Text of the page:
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Special Article
October 22, 2001

Rigorous New Approach to Constructing a Gold Standard for Validating New Diagnostic Criteria, as Exemplified by the Eosinophilia-Myalgia Syndrome

Author Affiliations

From the Los Alamos Medical Center, Los Alamos, NM (Dr Hertzman); Division of Rheumatology, Immunology, and Allergy, Department of Medicine, Georgetown University School of Medicine, Washington, DC (Dr Clauw); Division of Rheumatology, Department of Internal Medicine, Mayo Clinic, Rochester, Minn (Dr Duffy); Division of Rheumatology and Clinical Immunology, Department of Medicine, University of Pittsburgh School of Medicine, Pittsburgh, Pa (Dr Medsger); and Department of Internal Medicine and Epidemiology, Yale University School of Medicine, New Haven, Conn (Dr Feinstein).

Arch Intern Med. 2001;161(19):2301-2306. doi:10.1001/archinte.161.19.2301

Background  Constructing diagnostic criteria, a common problem in clinical medicine, is particularly difficult for diseases that lack a pathognomonic "gold standard." To develop an improved strategy for constructing such criteria, we used the eosinophilia-myalgia syndrome as an example. The goal, for research classifications, was to construct validated clinically sensible criteria and to develop improved methods that can be used for other disorders.

Methods  Using a "pattern-based" approach with data from several separate sources, a committee of investigators first prepared and informally tested criteria for the diagnosis of eosinophilia-myalgia syndrome. A gold standard challenge set of reports of cases and noncases was independently generated and separately validated by an external panel of clinical experts. The criteria were then tested using the gold standard set, and interobserver variability and diagnostic accuracy were determined.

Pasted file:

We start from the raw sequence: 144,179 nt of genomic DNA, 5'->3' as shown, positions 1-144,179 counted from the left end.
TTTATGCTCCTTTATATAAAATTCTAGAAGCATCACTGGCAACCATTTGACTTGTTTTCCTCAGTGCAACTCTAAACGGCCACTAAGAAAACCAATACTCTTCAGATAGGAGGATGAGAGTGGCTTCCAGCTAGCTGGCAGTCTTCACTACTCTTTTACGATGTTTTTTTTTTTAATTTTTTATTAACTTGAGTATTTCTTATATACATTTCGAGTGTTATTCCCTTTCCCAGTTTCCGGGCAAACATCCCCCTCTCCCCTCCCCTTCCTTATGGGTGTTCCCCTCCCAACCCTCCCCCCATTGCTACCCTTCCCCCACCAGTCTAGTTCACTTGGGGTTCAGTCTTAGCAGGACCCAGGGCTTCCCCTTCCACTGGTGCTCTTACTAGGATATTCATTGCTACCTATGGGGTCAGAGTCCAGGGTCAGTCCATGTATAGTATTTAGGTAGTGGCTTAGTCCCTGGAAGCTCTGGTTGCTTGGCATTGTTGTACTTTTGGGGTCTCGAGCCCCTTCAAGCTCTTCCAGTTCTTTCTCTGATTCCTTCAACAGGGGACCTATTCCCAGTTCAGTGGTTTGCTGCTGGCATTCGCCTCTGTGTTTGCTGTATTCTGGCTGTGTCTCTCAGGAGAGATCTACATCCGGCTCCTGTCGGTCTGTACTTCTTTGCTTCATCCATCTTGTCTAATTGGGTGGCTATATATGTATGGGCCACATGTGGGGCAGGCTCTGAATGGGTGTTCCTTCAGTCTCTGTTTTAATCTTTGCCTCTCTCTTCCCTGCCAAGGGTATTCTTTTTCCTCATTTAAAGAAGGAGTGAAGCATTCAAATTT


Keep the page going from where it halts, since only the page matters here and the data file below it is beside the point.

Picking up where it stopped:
Results  Interobserver variability showed the following mean proportionate agreements: 98.7% for the presence of specific criteria elements, 99% to 100% for diagnosis, and 97% to 98% for diagnostic pattern. κ Values were correspondingly high. Diagnostic accuracy showed sensitivity at 88%, specificity at 97%, and overall accuracy at 92%.

Conclusions  The proposed criteria are accurate and reproducible, and can be used in future clinical investigations of the eosinophilia-myalgia syndrome. The new strategy and methods developed for this challenge can be valuable for solving analogous problems in constructing criteria for other clinical disorders.